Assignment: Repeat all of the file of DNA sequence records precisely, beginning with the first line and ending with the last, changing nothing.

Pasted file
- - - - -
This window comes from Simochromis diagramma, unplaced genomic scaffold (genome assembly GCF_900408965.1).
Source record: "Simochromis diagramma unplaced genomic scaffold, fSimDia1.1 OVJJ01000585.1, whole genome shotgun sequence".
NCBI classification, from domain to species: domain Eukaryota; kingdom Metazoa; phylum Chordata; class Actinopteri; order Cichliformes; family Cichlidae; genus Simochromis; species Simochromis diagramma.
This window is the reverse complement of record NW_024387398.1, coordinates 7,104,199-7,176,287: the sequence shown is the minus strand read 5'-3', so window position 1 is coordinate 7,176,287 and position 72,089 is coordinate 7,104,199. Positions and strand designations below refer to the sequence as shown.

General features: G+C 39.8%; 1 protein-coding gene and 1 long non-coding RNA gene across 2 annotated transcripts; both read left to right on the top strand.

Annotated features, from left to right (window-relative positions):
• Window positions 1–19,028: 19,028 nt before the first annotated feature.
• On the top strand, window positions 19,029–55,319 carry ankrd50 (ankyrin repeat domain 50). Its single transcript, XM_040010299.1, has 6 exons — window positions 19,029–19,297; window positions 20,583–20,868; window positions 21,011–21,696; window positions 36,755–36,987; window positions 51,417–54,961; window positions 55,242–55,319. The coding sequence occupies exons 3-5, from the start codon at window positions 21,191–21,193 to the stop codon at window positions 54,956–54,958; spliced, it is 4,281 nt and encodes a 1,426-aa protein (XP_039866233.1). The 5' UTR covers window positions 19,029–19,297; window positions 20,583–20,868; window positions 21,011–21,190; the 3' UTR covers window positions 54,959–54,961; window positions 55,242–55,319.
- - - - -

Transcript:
This window comes from Simochromis diagramma, unplaced genomic scaffold (genome assembly GCF_900408965.1).
Source record: "Simochromis diagramma unplaced genomic scaffold, fSimDia1.1 OVJJ01000585.1, whole genome shotgun sequence".
NCBI classification, from domain to species: domain Eukaryota; kingdom Metazoa; phylum Chordata; class Actinopteri; order Cichliformes; family Cichlidae; genus Simochromis; species Simochromis diagramma.
This window is the reverse complement of record NW_024387398.1, coordinates 7,104,199-7,176,287: the sequence shown is the minus strand read 5'-3', so window position 1 is coordinate 7,176,287 and position 72,089 is coordinate 7,104,199. Positions and strand designations below refer to the sequence as shown.

General features: G+C 39.8%; 1 protein-coding gene and 1 long non-coding RNA gene across 2 annotated transcripts; both read left to right on the top strand.

Annotated features, from left to right (window-relative positions):
• Window positions 1–19,028: 19,028 nt before the first annotated feature.
• On the top strand, window positions 19,029–55,319 carry ankrd50 (ankyrin repeat domain 50). Its single transcript, XM_040010299.1, has 6 exons — window positions 19,029–19,297; window positions 20,583–20,868; window positions 21,011–21,696; window positions 36,755–36,987; window positions 51,417–54,961; window positions 55,242–55,319. The coding sequence occupies exons 3-5, from the start codon at window positions 21,191–21,193 to the stop codon at window positions 54,956–54,958; spliced, it is 4,281 nt and encodes a 1,426-aa protein (XP_039866233.1). The 5' UTR covers window positions 19,029–19,297; window positions 20,583–20,868; window positions 21,011–21,190; the 3' UTR covers window positions 54,959–54,961; window positions 55,242–55,319.